Materials for circuit boards

New high-performance circuit boards achieve transmission rates of more than 2.5 gigabyte per second. As a base material for multilayer laminates, thin glass offers very good prerequisites because of its extremely low dielectric loss factor.
Klaus Jopp, Hamburg

Mounted on Thin Glass

Burgeoning quantities of data and increasingly faster rates of transmission in telecommunications require electrical components whose performance must be constantly improved to meet these challenges. Greater demands are thus also being made on materials for circuit boards. The thin glass produced by SCHOTT in Grünenplan is an ideal substrate for these high-tech components of the future.

Everything in the world of microelectronics was in perfect order until the turn of the millennium. The year 2000 saw a booming economy, full order books and production facilities working at capacity around the globe. Not even 20 months later, however, the bubble had burst; the electronics industry is now experiencing its worst crisis since the invention of the transistor. Just how this roller coaster ride will continue is unclear, but one thing is certain: in the long run, the economic and technical locomotive functions of the branch will return again one day. “A strong development of the electronic market with medium-term growth rates from six to eight percent is beyond doubt, and the market will offer us excellent opportunities for growth,” stresses Michael Kowalski, Managing Director of Isola AG in Düren, the world market leader in the field of base materials for printed circuit boards.

The innovative capabilities of the industry and similar strengths of certain partners are the reasons for Kowalski’s optimism. With this potential in mind, SCHOTT Displayglas GmbH in Grünenplan/Germany, PPC Electronic AG in Cham/Switzerland and Isola formed a trio to jointly explore this promising field of high-performance circuit boards.

New solutions with improved properties

As the mount for the various components, the circuit board is the most important element in electronic interconnection technology. Components are assembled or etched onto the board and electrically connected to each other by copper circuits. In particular, t he highly integrated components with several hundred connections require a lot of space on the circuit board, which is often not available because of the ever-increasing miniaturization in microelectronics. The challenge is that new generation electronic devices are supposed to be smaller and lighter, while at the same time offering more functions.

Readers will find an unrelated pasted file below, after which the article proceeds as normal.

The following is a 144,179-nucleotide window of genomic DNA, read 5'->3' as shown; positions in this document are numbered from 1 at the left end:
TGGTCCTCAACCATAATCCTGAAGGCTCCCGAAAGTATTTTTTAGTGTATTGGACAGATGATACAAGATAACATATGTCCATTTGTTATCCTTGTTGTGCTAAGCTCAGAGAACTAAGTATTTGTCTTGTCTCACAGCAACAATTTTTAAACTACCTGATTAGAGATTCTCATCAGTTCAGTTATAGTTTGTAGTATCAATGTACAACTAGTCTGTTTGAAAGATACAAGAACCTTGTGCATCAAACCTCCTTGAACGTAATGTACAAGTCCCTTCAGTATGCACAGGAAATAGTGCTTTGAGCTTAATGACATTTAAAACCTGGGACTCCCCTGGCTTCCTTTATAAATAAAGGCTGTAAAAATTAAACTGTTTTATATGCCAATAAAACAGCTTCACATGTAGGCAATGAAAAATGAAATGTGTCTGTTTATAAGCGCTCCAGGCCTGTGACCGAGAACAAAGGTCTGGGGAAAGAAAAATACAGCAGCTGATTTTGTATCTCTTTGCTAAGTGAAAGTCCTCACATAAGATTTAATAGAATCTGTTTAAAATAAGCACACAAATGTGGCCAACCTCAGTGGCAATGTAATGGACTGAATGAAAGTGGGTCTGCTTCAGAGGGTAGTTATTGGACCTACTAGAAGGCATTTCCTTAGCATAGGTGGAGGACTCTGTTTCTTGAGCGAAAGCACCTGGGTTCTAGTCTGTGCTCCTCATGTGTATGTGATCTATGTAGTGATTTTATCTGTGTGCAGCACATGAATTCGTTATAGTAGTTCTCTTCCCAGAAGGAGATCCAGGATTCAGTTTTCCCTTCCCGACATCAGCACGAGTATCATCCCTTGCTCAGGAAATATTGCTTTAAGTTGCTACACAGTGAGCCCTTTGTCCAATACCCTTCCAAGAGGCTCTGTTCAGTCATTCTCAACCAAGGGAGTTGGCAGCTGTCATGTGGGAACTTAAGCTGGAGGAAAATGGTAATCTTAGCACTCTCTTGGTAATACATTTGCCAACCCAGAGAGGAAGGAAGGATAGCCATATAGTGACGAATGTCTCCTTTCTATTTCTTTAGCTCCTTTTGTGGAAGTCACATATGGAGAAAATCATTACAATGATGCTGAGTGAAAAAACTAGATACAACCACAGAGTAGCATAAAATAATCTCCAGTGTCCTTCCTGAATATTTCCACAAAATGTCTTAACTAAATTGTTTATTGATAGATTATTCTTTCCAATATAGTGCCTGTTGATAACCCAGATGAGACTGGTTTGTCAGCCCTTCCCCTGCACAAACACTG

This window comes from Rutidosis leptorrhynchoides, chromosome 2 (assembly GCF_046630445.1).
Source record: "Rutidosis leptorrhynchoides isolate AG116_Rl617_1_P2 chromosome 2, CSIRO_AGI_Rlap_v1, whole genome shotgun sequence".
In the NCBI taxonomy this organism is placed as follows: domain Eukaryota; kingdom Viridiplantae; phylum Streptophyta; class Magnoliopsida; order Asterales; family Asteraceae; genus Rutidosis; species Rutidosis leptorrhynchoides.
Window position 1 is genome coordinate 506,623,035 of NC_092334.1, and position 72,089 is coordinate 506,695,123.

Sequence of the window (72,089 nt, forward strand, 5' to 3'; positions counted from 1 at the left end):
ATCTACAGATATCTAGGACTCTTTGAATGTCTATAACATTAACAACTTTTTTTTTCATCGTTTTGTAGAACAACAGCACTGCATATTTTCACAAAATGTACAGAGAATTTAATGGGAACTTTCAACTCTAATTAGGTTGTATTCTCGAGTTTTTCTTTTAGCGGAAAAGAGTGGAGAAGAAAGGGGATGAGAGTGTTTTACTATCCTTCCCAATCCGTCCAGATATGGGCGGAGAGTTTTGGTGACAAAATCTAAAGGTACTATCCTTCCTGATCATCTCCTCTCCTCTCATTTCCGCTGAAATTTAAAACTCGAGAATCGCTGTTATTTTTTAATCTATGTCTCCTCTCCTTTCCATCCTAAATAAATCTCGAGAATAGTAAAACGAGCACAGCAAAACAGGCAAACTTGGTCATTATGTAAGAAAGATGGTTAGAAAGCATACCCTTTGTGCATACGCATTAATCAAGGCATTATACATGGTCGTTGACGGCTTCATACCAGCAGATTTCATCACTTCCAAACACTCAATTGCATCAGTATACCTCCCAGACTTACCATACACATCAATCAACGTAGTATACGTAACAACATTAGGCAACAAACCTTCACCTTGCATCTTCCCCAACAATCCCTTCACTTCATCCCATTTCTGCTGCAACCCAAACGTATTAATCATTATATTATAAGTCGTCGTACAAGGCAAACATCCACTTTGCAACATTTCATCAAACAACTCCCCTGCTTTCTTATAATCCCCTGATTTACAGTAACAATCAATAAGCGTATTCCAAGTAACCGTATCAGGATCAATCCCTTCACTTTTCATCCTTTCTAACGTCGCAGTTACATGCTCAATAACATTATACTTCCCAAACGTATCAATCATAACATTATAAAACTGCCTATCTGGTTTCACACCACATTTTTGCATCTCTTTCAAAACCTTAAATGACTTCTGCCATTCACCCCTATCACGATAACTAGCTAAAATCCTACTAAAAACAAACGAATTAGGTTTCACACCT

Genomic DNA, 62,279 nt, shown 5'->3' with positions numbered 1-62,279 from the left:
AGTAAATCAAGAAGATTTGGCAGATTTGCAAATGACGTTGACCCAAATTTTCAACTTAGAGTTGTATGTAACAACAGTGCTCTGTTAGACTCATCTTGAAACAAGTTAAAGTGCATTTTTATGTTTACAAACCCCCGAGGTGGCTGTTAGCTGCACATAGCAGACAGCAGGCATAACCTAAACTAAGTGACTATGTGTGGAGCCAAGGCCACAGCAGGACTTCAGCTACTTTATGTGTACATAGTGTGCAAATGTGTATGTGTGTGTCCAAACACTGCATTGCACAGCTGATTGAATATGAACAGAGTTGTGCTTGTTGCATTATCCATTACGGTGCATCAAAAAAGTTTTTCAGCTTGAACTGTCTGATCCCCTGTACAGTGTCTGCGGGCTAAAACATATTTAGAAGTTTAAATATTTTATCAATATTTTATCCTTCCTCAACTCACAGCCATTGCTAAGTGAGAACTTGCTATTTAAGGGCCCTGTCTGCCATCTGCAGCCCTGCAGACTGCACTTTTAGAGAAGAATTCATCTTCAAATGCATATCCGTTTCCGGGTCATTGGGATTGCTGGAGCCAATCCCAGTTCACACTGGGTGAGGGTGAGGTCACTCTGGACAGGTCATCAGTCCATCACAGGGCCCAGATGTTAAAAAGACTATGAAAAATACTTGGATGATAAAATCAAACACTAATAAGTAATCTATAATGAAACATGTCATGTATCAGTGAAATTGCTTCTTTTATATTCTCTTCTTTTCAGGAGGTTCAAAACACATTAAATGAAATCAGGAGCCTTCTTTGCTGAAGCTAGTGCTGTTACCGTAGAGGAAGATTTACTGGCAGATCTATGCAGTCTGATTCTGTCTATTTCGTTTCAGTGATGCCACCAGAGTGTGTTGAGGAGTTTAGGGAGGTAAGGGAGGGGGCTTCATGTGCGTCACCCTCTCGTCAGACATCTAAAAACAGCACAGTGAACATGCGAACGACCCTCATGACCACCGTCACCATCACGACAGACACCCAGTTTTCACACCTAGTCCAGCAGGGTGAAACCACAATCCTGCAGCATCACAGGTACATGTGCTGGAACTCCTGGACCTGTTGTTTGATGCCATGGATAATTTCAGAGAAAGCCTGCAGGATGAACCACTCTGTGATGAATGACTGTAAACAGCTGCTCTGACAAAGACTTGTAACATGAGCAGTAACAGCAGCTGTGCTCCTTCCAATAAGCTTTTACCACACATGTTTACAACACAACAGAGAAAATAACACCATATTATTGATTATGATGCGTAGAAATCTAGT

Although it is true that today’s standard materials will continue to play an important role in circuit board production, the demand for innovative alternatives with optimized properties is nevertheless growing. There are several reasons for this trend. First, the structures that are printed on the boards are becoming increasingly more complex. Second, the speed of data transmissions is reaching higher and higher levels. And third, environmental concerns are gaining more and more weight.

As a result, materials for circuit boards must meet ever-increasing demands that cannot be fulfilled with conventional products. For instance, extremely fast transmission rates of more than 2.5 gigabyte per second are now the order of the day. And the data have to be electrically transferred trouble free and with as little loss as possible. In addition, the density of the connections and the heat created in the circuit board as a consequence of higher performing components are steadily increasing. Thin glass offers very attractive possibilities as a base material for multilayer laminates to meet these future prerequisites. In its simplest form, the laminate consists of a thin glass substrate that is sandwiched between two copper foils, which are clad to the substrate by a resin. Several of these layers can then be assembled to multilayer laminates with the help of prepreg layers made from glass fiber reinforced adhesives.

Thin glass offers many advantages

The laminate preforms are processed in the press at temperatures of 180° C to 200° C.
“The thin glass laminate is especially attractive because of its extremely low dielectric loss factor, which is crucial for a trouble-free transmission of high-speed signals,” explains Dr. Mathias Dietz, the Project Manager in Isola’s R & D Department who is responsible for this development. Another outstanding property is the low linear thermal expansion coefficient of glass, which is within the range of ceramics (four to six ppm/K). When the components on a circuit board are in use, they trigger alternating heating and cooling processes, which experts call “breathing.” The greater the difference between the expansion of the board and components, the higher the stress on the sensitive soldered joints. In the worst case, the fine base can even break. This is why there is such a great interest in materials that “breathe” as little as possible when exposed to heat. And in principle, this is what thin glass can offer. Isola has also improved the adhesive layer, which would allow the direct mounting of semiconductor chips onto the board without any auxiliary agents, thus offering new ways to reduce the cost of system integration in the future.